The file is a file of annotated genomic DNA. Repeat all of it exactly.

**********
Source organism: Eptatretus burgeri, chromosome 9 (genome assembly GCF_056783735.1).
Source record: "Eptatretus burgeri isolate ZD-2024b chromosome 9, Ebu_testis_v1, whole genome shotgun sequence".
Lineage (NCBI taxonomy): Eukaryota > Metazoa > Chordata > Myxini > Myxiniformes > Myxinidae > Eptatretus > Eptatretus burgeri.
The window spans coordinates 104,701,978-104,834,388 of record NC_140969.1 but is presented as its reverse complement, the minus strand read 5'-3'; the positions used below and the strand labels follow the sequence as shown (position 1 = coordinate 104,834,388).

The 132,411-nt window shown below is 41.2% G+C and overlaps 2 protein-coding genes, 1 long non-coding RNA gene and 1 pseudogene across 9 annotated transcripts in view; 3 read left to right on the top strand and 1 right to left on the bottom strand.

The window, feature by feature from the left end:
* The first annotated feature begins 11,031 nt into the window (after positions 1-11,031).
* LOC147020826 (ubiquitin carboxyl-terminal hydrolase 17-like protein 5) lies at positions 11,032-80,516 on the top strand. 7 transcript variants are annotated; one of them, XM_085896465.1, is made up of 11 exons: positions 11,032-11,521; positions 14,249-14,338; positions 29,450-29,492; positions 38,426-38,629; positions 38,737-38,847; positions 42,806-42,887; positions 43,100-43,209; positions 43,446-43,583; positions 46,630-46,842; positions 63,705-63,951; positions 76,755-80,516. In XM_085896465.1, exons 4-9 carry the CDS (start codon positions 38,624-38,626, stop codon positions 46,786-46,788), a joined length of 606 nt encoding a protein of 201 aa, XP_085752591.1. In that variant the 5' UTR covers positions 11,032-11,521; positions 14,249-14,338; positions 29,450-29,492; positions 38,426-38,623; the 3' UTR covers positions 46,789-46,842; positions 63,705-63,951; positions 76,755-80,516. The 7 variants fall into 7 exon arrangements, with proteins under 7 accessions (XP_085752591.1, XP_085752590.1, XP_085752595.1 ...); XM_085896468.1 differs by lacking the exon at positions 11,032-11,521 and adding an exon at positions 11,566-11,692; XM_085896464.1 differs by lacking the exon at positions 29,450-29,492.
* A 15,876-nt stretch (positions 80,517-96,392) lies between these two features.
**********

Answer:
Source organism: Eptatretus burgeri, chromosome 9 (genome assembly GCF_056783735.1).
Source record: "Eptatretus burgeri isolate ZD-2024b chromosome 9, Ebu_testis_v1, whole genome shotgun sequence".
Lineage (NCBI taxonomy): Eukaryota > Metazoa > Chordata > Myxini > Myxiniformes > Myxinidae > Eptatretus > Eptatretus burgeri.
The window spans coordinates 104,701,978-104,834,388 of record NC_140969.1 but is presented as its reverse complement, the minus strand read 5'-3'; the positions used below and the strand labels follow the sequence as shown (position 1 = coordinate 104,834,388).

The 132,411-nt window shown below is 41.2% G+C and overlaps 2 protein-coding genes, 1 long non-coding RNA gene and 1 pseudogene across 9 annotated transcripts in view; 3 read left to right on the top strand and 1 right to left on the bottom strand.

The window, feature by feature from the left end:
* The first annotated feature begins 11,031 nt into the window (after positions 1-11,031).
* LOC147020826 (ubiquitin carboxyl-terminal hydrolase 17-like protein 5) lies at positions 11,032-80,516 on the top strand. 7 transcript variants are annotated; one of them, XM_085896465.1, is made up of 11 exons: positions 11,032-11,521; positions 14,249-14,338; positions 29,450-29,492; positions 38,426-38,629; positions 38,737-38,847; positions 42,806-42,887; positions 43,100-43,209; positions 43,446-43,583; positions 46,630-46,842; positions 63,705-63,951; positions 76,755-80,516. In XM_085896465.1, exons 4-9 carry the CDS (start codon positions 38,624-38,626, stop codon positions 46,786-46,788), a joined length of 606 nt encoding a protein of 201 aa, XP_085752591.1. In that variant the 5' UTR covers positions 11,032-11,521; positions 14,249-14,338; positions 29,450-29,492; positions 38,426-38,623; the 3' UTR covers positions 46,789-46,842; positions 63,705-63,951; positions 76,755-80,516. The 7 variants fall into 7 exon arrangements, with proteins under 7 accessions (XP_085752591.1, XP_085752590.1, XP_085752595.1 ...); XM_085896468.1 differs by lacking the exon at positions 11,032-11,521 and adding an exon at positions 11,566-11,692; XM_085896464.1 differs by lacking the exon at positions 29,450-29,492.
* A 15,876-nt stretch (positions 80,517-96,392) lies between these two features.